The Allende government quickly nationalised the US-dominated copper industry, which accounted for three-quarters of the country’s exports. He brought banking and the financial sector into public ownership, as well as 91 other industries, in his first year alone. The PU also embarked on diversification projects to unlink the economy from its reliance on copper, one of which included an embryonic version of the internet.

Project Cybersyn; Chilean project from 1971–73 during the presidency of Allende aimed at constructing a distributed decision support system to aid in the management of the national economy. pic.twitter.com/2TVPRCcCRu

— Post-Comprehension📼 (@RGravare) September 11, 2020

​This experiment in democratic socialism looked to use its limited powers to restructure the economy and provide a more equal distribution of national resources – policies which received massive support from the working class and poor but scorn from the middle and wealthy classes, who hitherto had been the primary beneficiaries of state policy.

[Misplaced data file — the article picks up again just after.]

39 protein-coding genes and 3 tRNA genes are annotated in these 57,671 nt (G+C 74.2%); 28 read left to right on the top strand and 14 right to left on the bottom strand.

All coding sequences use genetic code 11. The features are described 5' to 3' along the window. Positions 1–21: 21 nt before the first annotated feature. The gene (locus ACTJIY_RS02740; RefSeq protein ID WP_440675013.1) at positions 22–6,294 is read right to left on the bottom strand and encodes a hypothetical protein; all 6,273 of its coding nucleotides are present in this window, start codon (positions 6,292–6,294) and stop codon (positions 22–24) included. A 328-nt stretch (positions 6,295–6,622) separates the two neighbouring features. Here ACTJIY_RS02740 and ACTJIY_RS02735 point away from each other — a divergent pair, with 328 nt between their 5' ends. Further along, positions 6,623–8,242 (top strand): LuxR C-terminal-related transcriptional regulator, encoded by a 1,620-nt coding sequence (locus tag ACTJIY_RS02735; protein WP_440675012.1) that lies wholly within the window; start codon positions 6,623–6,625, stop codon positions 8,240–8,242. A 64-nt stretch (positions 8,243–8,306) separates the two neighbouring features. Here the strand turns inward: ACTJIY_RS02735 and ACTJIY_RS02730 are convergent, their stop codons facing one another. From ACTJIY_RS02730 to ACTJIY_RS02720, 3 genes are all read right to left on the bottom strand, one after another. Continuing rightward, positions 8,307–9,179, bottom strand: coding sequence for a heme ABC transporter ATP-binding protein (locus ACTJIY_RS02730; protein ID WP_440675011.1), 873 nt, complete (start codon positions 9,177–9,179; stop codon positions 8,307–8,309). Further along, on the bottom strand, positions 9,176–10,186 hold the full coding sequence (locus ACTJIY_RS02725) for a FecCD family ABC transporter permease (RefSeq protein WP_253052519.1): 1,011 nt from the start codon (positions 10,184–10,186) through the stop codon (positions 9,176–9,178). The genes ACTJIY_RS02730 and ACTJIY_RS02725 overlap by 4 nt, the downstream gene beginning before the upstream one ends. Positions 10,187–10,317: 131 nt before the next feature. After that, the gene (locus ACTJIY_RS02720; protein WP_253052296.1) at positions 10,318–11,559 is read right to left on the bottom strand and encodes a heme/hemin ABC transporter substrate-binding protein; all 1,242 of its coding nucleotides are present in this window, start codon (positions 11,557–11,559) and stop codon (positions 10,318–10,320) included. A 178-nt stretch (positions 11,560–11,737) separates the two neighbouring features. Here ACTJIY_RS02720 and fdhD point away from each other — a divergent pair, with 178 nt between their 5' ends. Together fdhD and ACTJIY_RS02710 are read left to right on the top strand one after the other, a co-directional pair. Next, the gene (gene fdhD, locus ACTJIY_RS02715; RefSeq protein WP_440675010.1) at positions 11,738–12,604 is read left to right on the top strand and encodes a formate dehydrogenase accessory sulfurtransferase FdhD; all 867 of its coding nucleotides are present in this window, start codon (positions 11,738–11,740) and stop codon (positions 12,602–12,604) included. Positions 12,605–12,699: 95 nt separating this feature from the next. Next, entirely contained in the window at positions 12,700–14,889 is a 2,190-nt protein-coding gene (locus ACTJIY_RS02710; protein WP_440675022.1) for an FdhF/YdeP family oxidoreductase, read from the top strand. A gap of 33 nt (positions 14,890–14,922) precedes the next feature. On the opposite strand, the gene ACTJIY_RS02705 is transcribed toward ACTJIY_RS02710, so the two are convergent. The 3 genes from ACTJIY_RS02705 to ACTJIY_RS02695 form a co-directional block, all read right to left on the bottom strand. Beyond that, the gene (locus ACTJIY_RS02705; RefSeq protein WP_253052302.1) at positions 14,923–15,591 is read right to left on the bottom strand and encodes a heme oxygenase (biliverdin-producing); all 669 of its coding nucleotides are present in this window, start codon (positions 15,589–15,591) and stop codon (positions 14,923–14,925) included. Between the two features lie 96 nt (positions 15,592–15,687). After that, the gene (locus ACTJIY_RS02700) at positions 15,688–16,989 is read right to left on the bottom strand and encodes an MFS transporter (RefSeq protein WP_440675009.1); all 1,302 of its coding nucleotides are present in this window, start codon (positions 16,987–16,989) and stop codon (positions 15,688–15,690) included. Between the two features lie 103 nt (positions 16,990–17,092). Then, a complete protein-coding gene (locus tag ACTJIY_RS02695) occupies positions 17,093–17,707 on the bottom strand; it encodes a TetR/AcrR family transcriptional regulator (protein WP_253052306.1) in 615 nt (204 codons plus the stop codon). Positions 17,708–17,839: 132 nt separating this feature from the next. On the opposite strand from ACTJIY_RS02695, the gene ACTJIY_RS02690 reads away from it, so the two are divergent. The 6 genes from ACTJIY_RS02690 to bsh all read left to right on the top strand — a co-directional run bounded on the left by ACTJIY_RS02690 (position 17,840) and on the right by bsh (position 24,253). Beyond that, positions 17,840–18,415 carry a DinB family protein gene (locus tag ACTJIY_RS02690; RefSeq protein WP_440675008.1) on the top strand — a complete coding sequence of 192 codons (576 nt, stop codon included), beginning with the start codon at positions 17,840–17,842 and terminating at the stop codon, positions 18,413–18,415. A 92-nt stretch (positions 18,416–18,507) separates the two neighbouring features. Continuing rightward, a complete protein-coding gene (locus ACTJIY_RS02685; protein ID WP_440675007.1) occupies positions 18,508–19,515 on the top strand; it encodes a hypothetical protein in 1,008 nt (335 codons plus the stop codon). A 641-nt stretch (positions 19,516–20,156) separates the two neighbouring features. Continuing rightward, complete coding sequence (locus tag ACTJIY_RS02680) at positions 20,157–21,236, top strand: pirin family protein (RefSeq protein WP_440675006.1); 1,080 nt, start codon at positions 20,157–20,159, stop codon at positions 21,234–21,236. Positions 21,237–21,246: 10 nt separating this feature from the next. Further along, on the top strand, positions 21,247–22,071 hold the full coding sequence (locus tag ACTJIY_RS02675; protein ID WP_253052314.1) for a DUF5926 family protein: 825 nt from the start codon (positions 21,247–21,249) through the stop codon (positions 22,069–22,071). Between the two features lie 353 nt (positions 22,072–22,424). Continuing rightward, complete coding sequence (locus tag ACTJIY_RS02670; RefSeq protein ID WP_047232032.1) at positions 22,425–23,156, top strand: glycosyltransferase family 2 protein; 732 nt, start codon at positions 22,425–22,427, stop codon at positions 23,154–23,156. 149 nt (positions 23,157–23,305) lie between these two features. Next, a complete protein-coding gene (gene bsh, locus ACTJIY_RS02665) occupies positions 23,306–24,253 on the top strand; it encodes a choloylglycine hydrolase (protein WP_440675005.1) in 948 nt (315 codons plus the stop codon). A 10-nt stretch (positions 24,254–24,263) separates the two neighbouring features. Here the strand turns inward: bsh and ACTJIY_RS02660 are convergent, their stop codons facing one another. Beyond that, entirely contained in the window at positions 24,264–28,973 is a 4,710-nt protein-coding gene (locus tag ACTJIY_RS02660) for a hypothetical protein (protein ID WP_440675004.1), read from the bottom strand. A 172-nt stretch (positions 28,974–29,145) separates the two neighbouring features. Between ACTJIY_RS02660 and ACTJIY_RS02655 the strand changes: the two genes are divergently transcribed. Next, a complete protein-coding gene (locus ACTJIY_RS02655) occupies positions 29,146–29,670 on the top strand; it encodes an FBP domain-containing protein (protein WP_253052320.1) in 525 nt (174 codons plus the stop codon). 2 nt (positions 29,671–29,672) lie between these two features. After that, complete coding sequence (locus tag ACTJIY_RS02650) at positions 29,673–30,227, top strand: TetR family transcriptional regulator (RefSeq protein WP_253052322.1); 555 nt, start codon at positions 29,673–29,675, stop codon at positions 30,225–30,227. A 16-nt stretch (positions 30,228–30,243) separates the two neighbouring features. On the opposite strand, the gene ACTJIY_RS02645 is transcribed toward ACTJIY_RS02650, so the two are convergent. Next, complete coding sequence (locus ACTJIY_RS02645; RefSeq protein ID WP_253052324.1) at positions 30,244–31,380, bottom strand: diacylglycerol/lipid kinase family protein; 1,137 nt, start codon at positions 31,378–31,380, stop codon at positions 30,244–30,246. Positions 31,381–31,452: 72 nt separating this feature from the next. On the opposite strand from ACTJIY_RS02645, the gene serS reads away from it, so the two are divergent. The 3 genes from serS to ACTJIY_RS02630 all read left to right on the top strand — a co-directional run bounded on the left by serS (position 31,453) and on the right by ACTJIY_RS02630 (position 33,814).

Allende oversaw an economic boom in his first year. He succeeded in reducing unemployment, improving income equality, an average increase in real wages of 22%, and reduced inflation from 33% to 19%. In a reflection of their popularity, the 1971 municipal elections saw the PU received 50% of the vote.

‘Make the Economy Scream’

Despite the achievements, hyperinflation soon returned, and in 1972, the Chilean Escudo became next to worthless. In an attempt to address the problem, Allende sought to introduce anti-inflationary policies through tax increases on the wealthy but was blocked by an opposition-dominated congress.

The problem was not purely home grown. In Washington, the administration of US President Richard Nixon, and his key foreign policy advisor, Henry Kissinger, had never truly accepted the election of an overtly Marxist president and rejected the government’s legitimacy.

“I don’t see why we have to let a country go Marxist just because its people are irresponsible” – Henry Kissinger, Nixon’s Secretary of State.

The imperialists tried to prevent him from taking office, even killing a general to help foment a coup before Allende was sworn in. During his time in office, they tried to overthrow him every single day. The military – under Pinochet – was given authority to take him out. pic.twitter.com/8HzpWezT9x